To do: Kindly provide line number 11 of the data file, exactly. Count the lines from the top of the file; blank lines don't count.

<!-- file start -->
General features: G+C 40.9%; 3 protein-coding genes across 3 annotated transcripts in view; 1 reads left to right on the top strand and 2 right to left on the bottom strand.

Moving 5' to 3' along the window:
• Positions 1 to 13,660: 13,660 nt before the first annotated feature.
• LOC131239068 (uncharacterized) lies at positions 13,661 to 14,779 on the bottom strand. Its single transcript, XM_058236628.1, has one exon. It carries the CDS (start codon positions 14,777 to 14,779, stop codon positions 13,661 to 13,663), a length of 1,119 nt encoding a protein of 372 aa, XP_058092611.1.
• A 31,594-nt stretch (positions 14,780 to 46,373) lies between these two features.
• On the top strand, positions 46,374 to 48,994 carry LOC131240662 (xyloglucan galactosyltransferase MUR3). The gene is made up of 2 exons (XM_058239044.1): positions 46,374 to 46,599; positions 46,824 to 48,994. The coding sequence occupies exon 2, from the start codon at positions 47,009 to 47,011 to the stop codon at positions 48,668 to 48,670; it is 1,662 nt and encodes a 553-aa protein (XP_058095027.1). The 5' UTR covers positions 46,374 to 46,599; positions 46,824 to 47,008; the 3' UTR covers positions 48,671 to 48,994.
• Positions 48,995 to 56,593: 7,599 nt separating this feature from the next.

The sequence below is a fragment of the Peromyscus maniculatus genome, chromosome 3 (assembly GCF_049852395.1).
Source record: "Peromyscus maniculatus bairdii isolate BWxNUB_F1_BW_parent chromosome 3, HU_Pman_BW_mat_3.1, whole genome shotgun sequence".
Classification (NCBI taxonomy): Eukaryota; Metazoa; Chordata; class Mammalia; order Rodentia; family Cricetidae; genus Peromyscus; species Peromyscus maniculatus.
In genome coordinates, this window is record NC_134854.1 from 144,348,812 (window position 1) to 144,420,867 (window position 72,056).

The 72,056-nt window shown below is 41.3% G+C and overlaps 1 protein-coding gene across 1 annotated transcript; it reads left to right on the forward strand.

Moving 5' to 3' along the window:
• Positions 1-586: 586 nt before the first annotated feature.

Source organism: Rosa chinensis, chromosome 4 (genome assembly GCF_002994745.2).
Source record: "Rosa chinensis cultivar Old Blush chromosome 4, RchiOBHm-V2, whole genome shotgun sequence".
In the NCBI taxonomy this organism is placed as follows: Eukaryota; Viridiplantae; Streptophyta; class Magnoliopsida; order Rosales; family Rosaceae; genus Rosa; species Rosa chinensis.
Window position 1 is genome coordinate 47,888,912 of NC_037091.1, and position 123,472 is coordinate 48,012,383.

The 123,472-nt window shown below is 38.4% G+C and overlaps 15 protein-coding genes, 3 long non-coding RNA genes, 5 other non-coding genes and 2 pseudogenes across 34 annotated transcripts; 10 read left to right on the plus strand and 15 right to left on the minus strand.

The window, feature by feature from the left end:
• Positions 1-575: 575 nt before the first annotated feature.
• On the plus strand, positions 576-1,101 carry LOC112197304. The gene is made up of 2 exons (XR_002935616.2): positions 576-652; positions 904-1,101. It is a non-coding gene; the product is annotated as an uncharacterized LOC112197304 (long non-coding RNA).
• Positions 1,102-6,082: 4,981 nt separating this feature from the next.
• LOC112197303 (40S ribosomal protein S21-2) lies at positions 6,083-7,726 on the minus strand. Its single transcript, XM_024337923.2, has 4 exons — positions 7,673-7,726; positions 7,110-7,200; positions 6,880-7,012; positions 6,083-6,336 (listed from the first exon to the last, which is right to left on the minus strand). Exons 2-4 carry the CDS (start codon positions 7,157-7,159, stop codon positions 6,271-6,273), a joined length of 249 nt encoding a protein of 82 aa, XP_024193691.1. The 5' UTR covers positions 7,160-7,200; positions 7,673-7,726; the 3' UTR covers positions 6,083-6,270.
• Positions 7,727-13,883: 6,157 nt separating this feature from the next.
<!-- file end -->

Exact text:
In genome coordinates, this window is record NC_134854.1 from 144,348,812 (window position 1) to 144,420,867 (window position 72,056).